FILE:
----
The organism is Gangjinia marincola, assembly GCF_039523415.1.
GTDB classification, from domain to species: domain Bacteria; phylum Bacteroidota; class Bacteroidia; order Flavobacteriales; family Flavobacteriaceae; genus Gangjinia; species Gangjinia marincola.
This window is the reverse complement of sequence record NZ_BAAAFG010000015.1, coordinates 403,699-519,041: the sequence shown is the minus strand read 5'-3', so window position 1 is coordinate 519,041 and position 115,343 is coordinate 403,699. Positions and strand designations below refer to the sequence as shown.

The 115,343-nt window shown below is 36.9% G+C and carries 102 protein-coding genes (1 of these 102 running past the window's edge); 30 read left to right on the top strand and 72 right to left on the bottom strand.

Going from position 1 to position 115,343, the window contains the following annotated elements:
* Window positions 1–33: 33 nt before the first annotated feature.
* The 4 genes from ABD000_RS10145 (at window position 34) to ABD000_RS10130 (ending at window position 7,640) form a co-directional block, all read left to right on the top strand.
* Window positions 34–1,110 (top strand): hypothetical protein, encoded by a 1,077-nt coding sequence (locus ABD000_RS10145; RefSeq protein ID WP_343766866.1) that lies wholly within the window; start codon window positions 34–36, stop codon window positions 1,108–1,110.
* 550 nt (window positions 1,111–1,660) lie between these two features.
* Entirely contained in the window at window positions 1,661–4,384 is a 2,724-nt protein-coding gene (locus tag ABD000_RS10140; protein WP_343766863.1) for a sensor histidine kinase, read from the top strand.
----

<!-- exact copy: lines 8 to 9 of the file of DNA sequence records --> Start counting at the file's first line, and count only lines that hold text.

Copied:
* Window positions 34–1,110 (top strand): hypothetical protein, encoded by a 1,077-nt coding sequence (locus ABD000_RS10145; RefSeq protein ID WP_343766866.1) that lies wholly within the window; start codon window positions 34–36, stop codon window positions 1,108–1,110.
* 550 nt (window positions 1,111–1,660) lie between these two features.